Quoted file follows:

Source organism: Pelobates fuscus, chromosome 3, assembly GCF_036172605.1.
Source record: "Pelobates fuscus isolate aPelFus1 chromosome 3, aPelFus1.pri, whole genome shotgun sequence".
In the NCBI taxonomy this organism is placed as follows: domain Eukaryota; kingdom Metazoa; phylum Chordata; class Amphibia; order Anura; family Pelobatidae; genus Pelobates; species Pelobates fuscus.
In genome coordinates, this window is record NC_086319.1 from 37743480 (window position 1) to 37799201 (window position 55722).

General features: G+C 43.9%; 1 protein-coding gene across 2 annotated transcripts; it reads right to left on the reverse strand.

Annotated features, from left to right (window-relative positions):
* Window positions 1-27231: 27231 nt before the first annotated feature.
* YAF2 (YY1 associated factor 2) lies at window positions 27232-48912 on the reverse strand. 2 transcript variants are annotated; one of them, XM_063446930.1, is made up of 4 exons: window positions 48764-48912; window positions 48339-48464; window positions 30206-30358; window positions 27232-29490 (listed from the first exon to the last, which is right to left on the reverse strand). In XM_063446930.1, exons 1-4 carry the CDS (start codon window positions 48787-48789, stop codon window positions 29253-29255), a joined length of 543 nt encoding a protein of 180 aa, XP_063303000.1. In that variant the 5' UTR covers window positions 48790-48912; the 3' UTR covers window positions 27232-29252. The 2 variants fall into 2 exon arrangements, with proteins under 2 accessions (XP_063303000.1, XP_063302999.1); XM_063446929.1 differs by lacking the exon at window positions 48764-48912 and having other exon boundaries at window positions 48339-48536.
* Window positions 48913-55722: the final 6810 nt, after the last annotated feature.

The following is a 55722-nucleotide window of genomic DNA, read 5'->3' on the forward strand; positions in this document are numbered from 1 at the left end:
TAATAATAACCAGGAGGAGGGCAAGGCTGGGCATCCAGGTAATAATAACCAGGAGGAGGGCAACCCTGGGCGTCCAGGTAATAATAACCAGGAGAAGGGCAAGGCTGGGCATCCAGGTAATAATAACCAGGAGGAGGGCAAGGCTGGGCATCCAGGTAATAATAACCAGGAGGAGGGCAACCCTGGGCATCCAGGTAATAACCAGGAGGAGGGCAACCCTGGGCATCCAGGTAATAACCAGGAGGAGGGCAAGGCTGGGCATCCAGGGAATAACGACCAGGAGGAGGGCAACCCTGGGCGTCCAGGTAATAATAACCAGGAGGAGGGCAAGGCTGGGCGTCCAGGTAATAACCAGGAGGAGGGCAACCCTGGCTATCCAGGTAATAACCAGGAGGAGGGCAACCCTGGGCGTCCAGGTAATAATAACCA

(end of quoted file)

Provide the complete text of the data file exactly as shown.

Source organism: Pelobates fuscus, chromosome 3, assembly GCF_036172605.1.
Source record: "Pelobates fuscus isolate aPelFus1 chromosome 3, aPelFus1.pri, whole genome shotgun sequence".
In the NCBI taxonomy this organism is placed as follows: domain Eukaryota; kingdom Metazoa; phylum Chordata; class Amphibia; order Anura; family Pelobatidae; genus Pelobates; species Pelobates fuscus.
In genome coordinates, this window is record NC_086319.1 from 37743480 (window position 1) to 37799201 (window position 55722).

General features: G+C 43.9%; 1 protein-coding gene across 2 annotated transcripts; it reads right to left on the reverse strand.

Annotated features, from left to right (window-relative positions):
* Window positions 1-27231: 27231 nt before the first annotated feature.
* YAF2 (YY1 associated factor 2) lies at window positions 27232-48912 on the reverse strand. 2 transcript variants are annotated; one of them, XM_063446930.1, is made up of 4 exons: window positions 48764-48912; window positions 48339-48464; window positions 30206-30358; window positions 27232-29490 (listed from the first exon to the last, which is right to left on the reverse strand). In XM_063446930.1, exons 1-4 carry the CDS (start codon window positions 48787-48789, stop codon window positions 29253-29255), a joined length of 543 nt encoding a protein of 180 aa, XP_063303000.1. In that variant the 5' UTR covers window positions 48790-48912; the 3' UTR covers window positions 27232-29252. The 2 variants fall into 2 exon arrangements, with proteins under 2 accessions (XP_063303000.1, XP_063302999.1); XM_063446929.1 differs by lacking the exon at window positions 48764-48912 and having other exon boundaries at window positions 48339-48536.
* Window positions 48913-55722: the final 6810 nt, after the last annotated feature.

The following is a 55722-nucleotide window of genomic DNA, read 5'->3' on the forward strand; positions in this document are numbered from 1 at the left end:
TAATAATAACCAGGAGGAGGGCAAGGCTGGGCATCCAGGTAATAATAACCAGGAGGAGGGCAACCCTGGGCGTCCAGGTAATAATAACCAGGAGAAGGGCAAGGCTGGGCATCCAGGTAATAATAACCAGGAGGAGGGCAAGGCTGGGCATCCAGGTAATAATAACCAGGAGGAGGGCAACCCTGGGCATCCAGGTAATAACCAGGAGGAGGGCAACCCTGGGCATCCAGGTAATAACCAGGAGGAGGGCAAGGCTGGGCATCCAGGGAATAACGACCAGGAGGAGGGCAACCCTGGGCGTCCAGGTAATAATAACCAGGAGGAGGGCAAGGCTGGGCGTCCAGGTAATAACCAGGAGGAGGGCAACCCTGGCTATCCAGGTAATAACCAGGAGGAGGGCAACCCTGGGCGTCCAGGTAATAATAACCA